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Treating MRD after allogeneic transplant in patients with AML – a real-world analysis

Nov 2, 2020

The presence of measurable residual disease (MRD) after allogeneic hematopoietic stem cell transplant (allo-HSCT) is associated with increased risk of relapse and inferior prognosis for patients with acute myeloid leukemia (AML; visit the AML Hub for an overview). However, the value of MRD-directed therapy after allo-HSCT has not yet been standardized. Results from the phase II RELAZA2 trial (NCT01462578) indicate that MRD-guided treatment after transplant may be an effective strategy to delay relapse in patients with AML.

Here, we are pleased to summarize a study by Elizabeth Krakow and colleagues,1 presented at the Virtual 46th Annual Meeting of the European Society for Blood and Marrow Transplantation (EBMT). This study sought to determine and compare in a real-world setting the impact of MRD treatment versus treatment for morphologic relapse after allo-HSCT in patients with AML.

Study design

A total of 333 patients with AML who had persistent or relapsed disease following their first allo-HSCT were included in this retrospective, observational analysis.

Endpoints included:

  • Overall survival (OS), measured from first disease detection post allo-HSCT (t0).
  • Failure-free survival, defined as survival without progression to either morphologic disease (for t0 MRD-positive patients), or morphologic disease at post-treatment restaging (for t0 morphologic patients).
  • Complete remission (CR), defined as morphologic remission without MRD, regardless of blood count recovery.
  • MRD, defined as < 5% bone marrow blasts with malignancy confirmed by flow cytometry, cytogenetics, or molecular testing.

The following assessments were made:

  1. Impact of timing of treatment on outcomes for patients with MRD positivity at first detection after allo-HSCT.
  2. Impact of type of first treatment on outcomes for all patients.

Key findings

Selected patient characteristics at first detection of AML after allo-HSCT (t0) are shown in Table 1. The most common first treatments used after allo-HSCT were chemotherapy (CT) and hypomethylating agents (HMAs); other treatments included donor leukocyte infusion, and second allo-HSCT. The HMA cohort was generally older, started treatment earlier after allo-HSCT, and had a higher proportion of patients treated for MRD (59% vs 3%), compared with the CT cohort. Treatment comparisons were adjusted for these factors.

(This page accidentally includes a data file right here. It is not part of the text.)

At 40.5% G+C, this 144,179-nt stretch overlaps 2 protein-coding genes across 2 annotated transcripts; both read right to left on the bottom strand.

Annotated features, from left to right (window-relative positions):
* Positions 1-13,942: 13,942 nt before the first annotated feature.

Table 1. Selected characteristics for patients at first detection of AML after allo-HSCT1

allo-HSCT, allogeneic hematopoietic stem cell transplant; BM, bone marrow; CT, chemotherapy; ELN, European LeukemiaNet; HMA, hypomethylating agent; MRD, measurable residual disease; PB, peripheral blood; t0, time of first disease detection post allo-HSCT.

Characteristic at t0

(n = 333)

(n = 123)

(n = 112)

Median age, years (range)

52.2 (2.3–81.1)

46.8 (2.3–76.4)

57.2 (3.4–81.1)

Time from allo-HSCT to t0, days (range)

84 (14–3898)

223 (14–3898)

73 (14–3106)

Disease presentation, %
  MRD only




ELN adverse risk, %




At first detection of persistent or recurrent AML after allo-HSCT, patients with MRD positivity (n = 144) had superior OS initially, compared with patients with morphologic disease relapse (n = 188; median OS, 208 days vs 135 days; HR, 0.53; 95% CI, 0.40–0.69; p < 0.0001). However, long-term survival was similar between the two groups of patients.

The impact of treatment on hazard of death, for patients whose first disease detection after allo-HSCT was MRD, is shown in Table 2.

Table 2. Overall survival (modelling treatment as time-dependent covariate) for patients with t0 MRD positivity1

AML, acute myeloid leukemia; CI, confidence interval; HR, hazard ratio; MRD, minimal residual disease; OS, overall survival; t0, time of first disease detection post allo-HSCT.


Adjusted HR for OS

95% CI

p value

No treatment (n = 62)


Treatment for MRD (n = 72)




Treatment for morphological AML (n = 40)


Treatment for MRD (n = 72)



< 0.0001

The HR for OS for patients treated for MRD was similar to that for patients who were untreated. However, patients treated for MRD had a significantly lower HR, compared with those treated for morphological disease (HR = 0.21; p < 0.0001).

It is noteworthy that, of the 62 patients with t0 MRD-positive AML who were not immediately treated, 14 (23%) had MRD-negative CR on subsequent testing.

There was no significant difference in OS between patients treated with CT or HMA (HR = 1.33; p = 0.18). Failure-free survival was similar between the two treatment groups, and both treatments were equally likely to induce MRD-negative CR (43% vs 42%).


This observational study supports the notion that delaying treatment for MRD after allo-HSCT until detection of morphologic disease has a negative impact on OS. Here, the investigators observed a significantly increased hazard of death for patients treated for morphologic AML, compared with those treated for MRD. It was noted, however, that 23% of MRD-positive patients who were completely untreated subsequently became MRD negative, albeit temporarily.

The investigators acknowledge the limitations of the analyses, which include confounding by indication (more aggressive AML may be treated more aggressively), and unmeasured confounding (i.e., the effect of immunosuppression is not considered). Additionally, survival estimates associated with first treatment may have been influenced by subsequent lines of therapy.

  1. Krakow EF, Baker TA, Gooley JM, et al. Real-world utility of treating minimal residual disease after allogeneic hematopoietic cell transplantation for acute myeloid leukemia. Poster #B257. 46th Annual Meeting of the EBMT; Aug 29, 2020; Virtual.